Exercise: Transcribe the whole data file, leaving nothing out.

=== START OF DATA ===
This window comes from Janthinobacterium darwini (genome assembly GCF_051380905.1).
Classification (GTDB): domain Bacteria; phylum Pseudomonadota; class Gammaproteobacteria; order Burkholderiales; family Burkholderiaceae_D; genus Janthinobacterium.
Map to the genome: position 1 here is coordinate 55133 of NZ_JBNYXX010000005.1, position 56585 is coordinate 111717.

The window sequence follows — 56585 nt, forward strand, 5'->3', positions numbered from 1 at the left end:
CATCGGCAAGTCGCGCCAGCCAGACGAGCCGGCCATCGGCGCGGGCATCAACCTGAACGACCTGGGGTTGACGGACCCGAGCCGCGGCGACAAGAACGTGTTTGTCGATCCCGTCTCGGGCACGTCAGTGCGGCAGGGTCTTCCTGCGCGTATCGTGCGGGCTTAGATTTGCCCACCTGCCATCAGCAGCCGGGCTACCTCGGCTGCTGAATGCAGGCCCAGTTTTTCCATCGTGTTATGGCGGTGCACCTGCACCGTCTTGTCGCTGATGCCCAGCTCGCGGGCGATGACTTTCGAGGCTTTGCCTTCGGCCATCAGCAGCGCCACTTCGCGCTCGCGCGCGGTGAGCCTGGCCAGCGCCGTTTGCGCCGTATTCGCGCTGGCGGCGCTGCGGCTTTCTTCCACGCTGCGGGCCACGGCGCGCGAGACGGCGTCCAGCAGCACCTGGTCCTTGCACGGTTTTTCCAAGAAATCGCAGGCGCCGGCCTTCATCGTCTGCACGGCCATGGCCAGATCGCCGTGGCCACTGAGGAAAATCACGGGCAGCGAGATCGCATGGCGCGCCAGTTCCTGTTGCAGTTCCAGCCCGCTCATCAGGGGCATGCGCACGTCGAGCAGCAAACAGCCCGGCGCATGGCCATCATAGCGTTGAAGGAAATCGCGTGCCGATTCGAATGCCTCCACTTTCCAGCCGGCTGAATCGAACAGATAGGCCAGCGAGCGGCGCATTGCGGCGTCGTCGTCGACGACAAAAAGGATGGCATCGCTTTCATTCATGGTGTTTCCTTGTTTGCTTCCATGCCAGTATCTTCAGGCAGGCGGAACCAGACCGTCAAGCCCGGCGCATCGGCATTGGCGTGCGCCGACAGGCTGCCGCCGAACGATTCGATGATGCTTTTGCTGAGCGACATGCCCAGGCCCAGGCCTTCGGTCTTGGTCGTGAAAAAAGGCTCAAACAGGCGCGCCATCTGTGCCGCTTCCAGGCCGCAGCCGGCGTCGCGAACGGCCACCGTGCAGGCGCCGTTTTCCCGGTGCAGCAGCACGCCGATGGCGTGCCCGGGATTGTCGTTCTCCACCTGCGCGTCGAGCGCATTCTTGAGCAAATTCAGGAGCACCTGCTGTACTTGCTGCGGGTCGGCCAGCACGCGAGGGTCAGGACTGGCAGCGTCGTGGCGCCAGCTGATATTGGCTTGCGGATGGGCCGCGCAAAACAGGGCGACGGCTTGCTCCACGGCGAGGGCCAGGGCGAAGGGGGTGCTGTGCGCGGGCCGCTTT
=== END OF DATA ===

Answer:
This window comes from Janthinobacterium darwini (genome assembly GCF_051380905.1).
Classification (GTDB): domain Bacteria; phylum Pseudomonadota; class Gammaproteobacteria; order Burkholderiales; family Burkholderiaceae_D; genus Janthinobacterium.
Map to the genome: position 1 here is coordinate 55133 of NZ_JBNYXX010000005.1, position 56585 is coordinate 111717.

The window sequence follows — 56585 nt, forward strand, 5'->3', positions numbered from 1 at the left end:
CATCGGCAAGTCGCGCCAGCCAGACGAGCCGGCCATCGGCGCGGGCATCAACCTGAACGACCTGGGGTTGACGGACCCGAGCCGCGGCGACAAGAACGTGTTTGTCGATCCCGTCTCGGGCACGTCAGTGCGGCAGGGTCTTCCTGCGCGTATCGTGCGGGCTTAGATTTGCCCACCTGCCATCAGCAGCCGGGCTACCTCGGCTGCTGAATGCAGGCCCAGTTTTTCCATCGTGTTATGGCGGTGCACCTGCACCGTCTTGTCGCTGATGCCCAGCTCGCGGGCGATGACTTTCGAGGCTTTGCCTTCGGCCATCAGCAGCGCCACTTCGCGCTCGCGCGCGGTGAGCCTGGCCAGCGCCGTTTGCGCCGTATTCGCGCTGGCGGCGCTGCGGCTTTCTTCCACGCTGCGGGCCACGGCGCGCGAGACGGCGTCCAGCAGCACCTGGTCCTTGCACGGTTTTTCCAAGAAATCGCAGGCGCCGGCCTTCATCGTCTGCACGGCCATGGCCAGATCGCCGTGGCCACTGAGGAAAATCACGGGCAGCGAGATCGCATGGCGCGCCAGTTCCTGTTGCAGTTCCAGCCCGCTCATCAGGGGCATGCGCACGTCGAGCAGCAAACAGCCCGGCGCATGGCCATCATAGCGTTGAAGGAAATCGCGTGCCGATTCGAATGCCTCCACTTTCCAGCCGGCTGAATCGAACAGATAGGCCAGCGAGCGGCGCATTGCGGCGTCGTCGTCGACGACAAAAAGGATGGCATCGCTTTCATTCATGGTGTTTCCTTGTTTGCTTCCATGCCAGTATCTTCAGGCAGGCGGAACCAGACCGTCAAGCCCGGCGCATCGGCATTGGCGTGCGCCGACAGGCTGCCGCCGAACGATTCGATGATGCTTTTGCTGAGCGACATGCCCAGGCCCAGGCCTTCGGTCTTGGTCGTGAAAAAAGGCTCAAACAGGCGCGCCATCTGTGCCGCTTCCAGGCCGCAGCCGGCGTCGCGAACGGCCACCGTGCAGGCGCCGTTTTCCCGGTGCAGCAGCACGCCGATGGCGTGCCCGGGATTGTCGTTCTCCACCTGCGCGTCGAGCGCATTCTTGAGCAAATTCAGGAGCACCTGCTGTACTTGCTGCGGGTCGGCCAGCACGCGAGGGTCAGGACTGGCAGCGTCGTGGCGCCAGCTGATATTGGCTTGCGGATGGGCCGCGCAAAACAGGGCGACGGCTTGCTCCACGGCGAGGGCCAGGGCGAAGGGGGTGCTGTGCGCGGGCCGCTTT